Mind Over Sports


Most people don’t realize it but President Richard Nixon was a great fan of the NFL. And it was because of his efforts that he unknowingly helped the Kansas City Chiefs beat the Minnesota Vikings in Super Bowl IV. Here’s what happened: A few days before the Super Bowl, while the Chiefs were in New Orleans preparing for the game, it was announced nationally on NBC-TV News that Chiefs quarterback Len Dawson and other NFL players were being investigated by the federal government for their possible participation in sports gambling and that Dawson was going to be summoned to testify in Detroit. Dawson was despondent. But a few days later, on Super Bowl Sunday, January 11, 1970, just before the Chiefs departed from their hotel for the stadium, Chiefs Head Coach Hank Stram received a telephone call from Washington, D.C. “I know there is nothing to the rumors about Dawson,” said President Richard Nixon. “He shouldn’t be upset by them. Will you please tell him for me.” Stram promised to convey the message and then boarded the bus for Tulane Stadium, where overnight rains had made parts of the field soggy and footing uncertain. But Dawson played one of his best games, completing 12 out of 17 passes for 142 yards and was named Super Bowl MVP. Later, Dawson received a phone call from the White House in which President Nixon said, “The world looks up to pro football players for courage.” And Dawson replied: “Thank you, Mr. President. We try to exemplify the best in professional football. I appreciate it, Mr. President, but it wasn’t me, it was the whole team that did it.” Had Nixon not made that pre-game phone call, and removed that dark cloud from above Dawson’s head, Dawson probably would have played poorly and the Vikings would have won.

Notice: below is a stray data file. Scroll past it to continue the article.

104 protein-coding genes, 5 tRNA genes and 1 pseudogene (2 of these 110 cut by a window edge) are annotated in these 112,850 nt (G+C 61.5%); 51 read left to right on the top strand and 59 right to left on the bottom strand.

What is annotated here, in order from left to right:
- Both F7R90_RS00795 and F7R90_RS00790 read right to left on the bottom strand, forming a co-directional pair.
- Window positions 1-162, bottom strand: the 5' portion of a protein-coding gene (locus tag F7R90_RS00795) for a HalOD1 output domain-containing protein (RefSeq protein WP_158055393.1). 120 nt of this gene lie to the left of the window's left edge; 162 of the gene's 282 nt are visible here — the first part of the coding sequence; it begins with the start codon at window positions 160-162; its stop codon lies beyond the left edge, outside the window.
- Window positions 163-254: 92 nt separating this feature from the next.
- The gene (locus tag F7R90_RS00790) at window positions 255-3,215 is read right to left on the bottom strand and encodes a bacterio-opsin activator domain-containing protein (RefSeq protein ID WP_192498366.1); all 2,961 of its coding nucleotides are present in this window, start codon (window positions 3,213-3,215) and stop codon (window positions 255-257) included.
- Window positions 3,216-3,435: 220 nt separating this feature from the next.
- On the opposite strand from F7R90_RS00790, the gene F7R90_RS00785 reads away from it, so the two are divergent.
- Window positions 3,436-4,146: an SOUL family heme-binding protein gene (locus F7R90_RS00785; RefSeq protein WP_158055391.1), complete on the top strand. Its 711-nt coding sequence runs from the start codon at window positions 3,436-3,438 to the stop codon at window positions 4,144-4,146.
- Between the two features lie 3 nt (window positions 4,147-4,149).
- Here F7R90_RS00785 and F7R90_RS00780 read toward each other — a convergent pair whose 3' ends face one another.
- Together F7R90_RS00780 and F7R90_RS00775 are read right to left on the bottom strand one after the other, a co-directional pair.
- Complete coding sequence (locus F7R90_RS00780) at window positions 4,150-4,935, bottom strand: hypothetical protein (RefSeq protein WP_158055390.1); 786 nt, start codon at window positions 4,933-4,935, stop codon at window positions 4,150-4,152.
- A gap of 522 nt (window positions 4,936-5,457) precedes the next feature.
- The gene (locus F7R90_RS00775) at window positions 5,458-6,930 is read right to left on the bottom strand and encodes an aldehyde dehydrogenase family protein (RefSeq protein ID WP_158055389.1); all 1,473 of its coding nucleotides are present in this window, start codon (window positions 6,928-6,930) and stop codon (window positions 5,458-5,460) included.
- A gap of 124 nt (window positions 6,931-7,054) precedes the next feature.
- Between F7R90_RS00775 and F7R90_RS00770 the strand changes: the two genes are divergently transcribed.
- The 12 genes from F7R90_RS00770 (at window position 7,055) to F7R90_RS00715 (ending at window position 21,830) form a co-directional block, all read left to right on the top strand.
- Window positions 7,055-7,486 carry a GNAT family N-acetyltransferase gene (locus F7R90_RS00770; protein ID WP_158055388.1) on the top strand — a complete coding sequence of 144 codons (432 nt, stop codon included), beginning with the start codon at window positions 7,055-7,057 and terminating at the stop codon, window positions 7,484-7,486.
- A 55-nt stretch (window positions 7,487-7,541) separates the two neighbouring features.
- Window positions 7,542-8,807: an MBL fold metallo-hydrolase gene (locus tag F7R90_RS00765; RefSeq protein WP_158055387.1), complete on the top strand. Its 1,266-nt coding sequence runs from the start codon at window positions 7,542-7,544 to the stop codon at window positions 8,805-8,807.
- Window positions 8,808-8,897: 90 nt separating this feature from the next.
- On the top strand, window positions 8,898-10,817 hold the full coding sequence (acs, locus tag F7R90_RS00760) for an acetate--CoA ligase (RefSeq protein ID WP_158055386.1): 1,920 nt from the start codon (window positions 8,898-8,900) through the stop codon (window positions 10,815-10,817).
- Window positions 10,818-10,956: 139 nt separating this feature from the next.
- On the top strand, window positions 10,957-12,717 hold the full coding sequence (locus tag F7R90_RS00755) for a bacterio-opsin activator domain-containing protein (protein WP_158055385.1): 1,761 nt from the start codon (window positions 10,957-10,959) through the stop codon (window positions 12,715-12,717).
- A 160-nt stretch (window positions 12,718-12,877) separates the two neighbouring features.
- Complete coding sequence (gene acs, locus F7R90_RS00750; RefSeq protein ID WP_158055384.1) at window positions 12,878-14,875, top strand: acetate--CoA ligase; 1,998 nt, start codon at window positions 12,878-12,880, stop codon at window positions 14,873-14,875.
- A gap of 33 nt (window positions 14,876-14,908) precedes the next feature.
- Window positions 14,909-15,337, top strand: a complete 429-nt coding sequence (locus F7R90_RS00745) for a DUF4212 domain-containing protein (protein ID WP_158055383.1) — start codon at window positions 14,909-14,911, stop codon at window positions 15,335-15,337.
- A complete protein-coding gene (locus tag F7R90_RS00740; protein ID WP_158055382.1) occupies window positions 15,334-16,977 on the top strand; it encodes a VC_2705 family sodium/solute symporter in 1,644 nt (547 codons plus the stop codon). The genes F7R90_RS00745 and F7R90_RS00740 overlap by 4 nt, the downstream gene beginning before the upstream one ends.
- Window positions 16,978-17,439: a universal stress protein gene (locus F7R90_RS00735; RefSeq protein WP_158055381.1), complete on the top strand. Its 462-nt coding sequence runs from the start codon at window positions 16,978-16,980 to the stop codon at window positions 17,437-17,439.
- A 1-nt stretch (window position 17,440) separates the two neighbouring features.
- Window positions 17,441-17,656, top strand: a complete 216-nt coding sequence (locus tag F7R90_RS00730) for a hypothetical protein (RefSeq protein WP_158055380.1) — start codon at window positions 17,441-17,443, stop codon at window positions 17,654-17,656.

No wonder Vikings Head Coach Brad Childress was replaced by Leslie Frazier. The problem between Childress and Quarterback Favre was simple and Terry Bradshaw said it best. That it was smart for new Vikings Head Coach Frazier not to make Favre run plays he didn’t like, which is what Childress must have been doing. The result: Favre passed for 172 yards with no interceptions and the Vikings beat the Redskins, 17-13.

In the case of LeBron James and Miami Heat’s head coach Erik Spoelstra, James complained that Spoelstra played him too many minutes during a loss to the Boston Celtics. A meeting was held the next day between James and Spoelstra and everything was smoothed over. But most importantly, after last Saturday’s loss, James and Dwayne Wade closed the locker room for a 40-minute, players-only meeting. Team spokesman Tim Donovan termed it “productive,” which is probably an understatement. Because of that meeting, allowing everyone to air their feelings, watch for the Heat to win most of their games during the coming weeks.

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Mind Over Sports
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